Return of Harrison gives winless Colts respite
All it took was a few minutes of reflection about his old friend, Marvin Harrison, and the good old days when the Colts were contending for Super Bowl titles, not No. 1 draft picks.
''It was good times when Marvin was here,'' Freeney said when asked about his buddy going into the team's Ring of Honor this Sunday. ''That's when we were on top of the world. We had all of our weapons then -- arguably the best receiver in the game, the best quarterback in the game, one of the best running backs in the game. I was a rookie and those guys were like gods out here.''
Yes, 2008 seems like a lifetime ago, given the Colts' dramatic collapse.
Hey, at least the Harrison ceremony is giving players something to think about other than their 0-10 record and their quest to drop the label as the NFL's last winless team.
Harrison can empathize. He endured back-to-back 3-13 seasons before emerging as a key player in Indy's turnaround. He was never the same after hurting his knee early in the 2007 season, and Harrison's clean-cut image was tarnished by questions about his role in a deadly 2008 shooting in his hometown of Philadelphia. Charges were never filed.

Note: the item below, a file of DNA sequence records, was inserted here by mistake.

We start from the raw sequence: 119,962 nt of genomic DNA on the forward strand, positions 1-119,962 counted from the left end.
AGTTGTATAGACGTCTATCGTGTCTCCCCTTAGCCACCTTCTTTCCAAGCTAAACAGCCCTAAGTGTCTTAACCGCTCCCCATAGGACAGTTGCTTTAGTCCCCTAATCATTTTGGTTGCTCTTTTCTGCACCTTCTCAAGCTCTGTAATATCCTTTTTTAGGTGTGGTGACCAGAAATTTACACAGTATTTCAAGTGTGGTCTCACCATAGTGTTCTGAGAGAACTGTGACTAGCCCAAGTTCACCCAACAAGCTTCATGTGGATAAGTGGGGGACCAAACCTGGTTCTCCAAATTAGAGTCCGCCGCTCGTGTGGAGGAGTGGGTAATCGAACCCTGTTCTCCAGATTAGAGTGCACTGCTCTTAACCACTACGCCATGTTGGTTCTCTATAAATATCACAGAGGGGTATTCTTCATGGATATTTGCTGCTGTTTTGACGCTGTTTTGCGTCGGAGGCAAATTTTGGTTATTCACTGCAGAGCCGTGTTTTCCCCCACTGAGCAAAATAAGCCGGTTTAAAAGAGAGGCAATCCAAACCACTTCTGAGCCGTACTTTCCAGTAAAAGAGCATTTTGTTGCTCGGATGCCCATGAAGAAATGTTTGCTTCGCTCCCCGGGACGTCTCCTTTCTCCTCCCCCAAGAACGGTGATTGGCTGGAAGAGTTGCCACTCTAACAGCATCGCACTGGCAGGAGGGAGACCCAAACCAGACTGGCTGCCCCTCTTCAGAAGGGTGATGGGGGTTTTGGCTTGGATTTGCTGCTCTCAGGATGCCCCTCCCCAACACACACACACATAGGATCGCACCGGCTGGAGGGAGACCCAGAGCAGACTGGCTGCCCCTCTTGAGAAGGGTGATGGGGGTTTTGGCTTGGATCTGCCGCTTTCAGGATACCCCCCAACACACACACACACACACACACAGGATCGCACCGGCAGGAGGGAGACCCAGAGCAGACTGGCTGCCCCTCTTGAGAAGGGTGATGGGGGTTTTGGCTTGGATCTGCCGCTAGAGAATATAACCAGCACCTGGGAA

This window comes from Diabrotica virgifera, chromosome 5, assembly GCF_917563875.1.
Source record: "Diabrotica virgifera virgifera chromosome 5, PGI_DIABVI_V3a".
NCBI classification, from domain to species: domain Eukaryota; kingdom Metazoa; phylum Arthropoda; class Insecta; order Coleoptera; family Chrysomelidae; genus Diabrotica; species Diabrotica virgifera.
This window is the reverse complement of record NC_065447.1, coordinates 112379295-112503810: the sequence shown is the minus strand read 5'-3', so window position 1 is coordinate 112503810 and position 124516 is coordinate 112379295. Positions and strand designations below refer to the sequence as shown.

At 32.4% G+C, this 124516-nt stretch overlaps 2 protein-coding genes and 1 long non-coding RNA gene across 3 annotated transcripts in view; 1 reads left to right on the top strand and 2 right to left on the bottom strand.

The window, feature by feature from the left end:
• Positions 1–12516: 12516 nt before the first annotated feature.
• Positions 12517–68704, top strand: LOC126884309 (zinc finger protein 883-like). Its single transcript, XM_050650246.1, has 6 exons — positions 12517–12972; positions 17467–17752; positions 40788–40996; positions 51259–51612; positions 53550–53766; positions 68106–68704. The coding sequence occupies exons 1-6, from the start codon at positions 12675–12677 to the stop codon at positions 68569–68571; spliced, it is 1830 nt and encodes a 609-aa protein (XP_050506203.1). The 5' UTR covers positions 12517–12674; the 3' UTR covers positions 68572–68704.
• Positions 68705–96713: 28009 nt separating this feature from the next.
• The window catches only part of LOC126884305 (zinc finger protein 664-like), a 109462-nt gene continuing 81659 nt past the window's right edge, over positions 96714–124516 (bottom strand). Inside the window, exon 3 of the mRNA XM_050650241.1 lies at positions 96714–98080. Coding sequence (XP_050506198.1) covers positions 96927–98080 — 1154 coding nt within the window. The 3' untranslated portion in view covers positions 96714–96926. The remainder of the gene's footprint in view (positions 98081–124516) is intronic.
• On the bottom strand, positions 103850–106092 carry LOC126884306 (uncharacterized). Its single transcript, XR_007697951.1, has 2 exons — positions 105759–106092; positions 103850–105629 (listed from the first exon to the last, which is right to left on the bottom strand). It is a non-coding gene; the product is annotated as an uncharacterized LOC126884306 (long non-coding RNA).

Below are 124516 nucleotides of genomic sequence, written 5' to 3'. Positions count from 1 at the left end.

His football career remains untainted.
When Indy selected Harrison with the 19th overall selection in the 1996 draft, team officials expected Harrison and future Hall of Famer Marshall Faulk to be the foundation for the future. The plan changed in 1998 when the Colts drafted a guy named Peyton Manning with the No. 1 pick and brought in Tom Moore as the offensive coordinator.
Manning and Harrison developed an immediate chemistry, and after the '98 season, Faulk was traded to St. Louis. Indy replaced him by drafting Edgerrin James with the No. 4 pick, and the triplet became one of the NFL's most formidable offensive trios.
With Manning running the show and James winning two NFL rushing titles, Harrison dazzled fans with spectacular catches and his teammates with his even more incredible plays.
''When I threw my first pass at the preseason game in Seattle (in 1998), it was a four-yard pass and he ran 48 yards for a touchdown. I said to myself, `All you have to do in the NFL is just throw four-yard passes to Marvin Harrison and he runs for a touchdown,''' Manning said in a statement released by the team. ''That's essentially what he did for the time we played together. I'll always be indebted to him because he was always there and you could count on him. There was a special bond, a special connection.''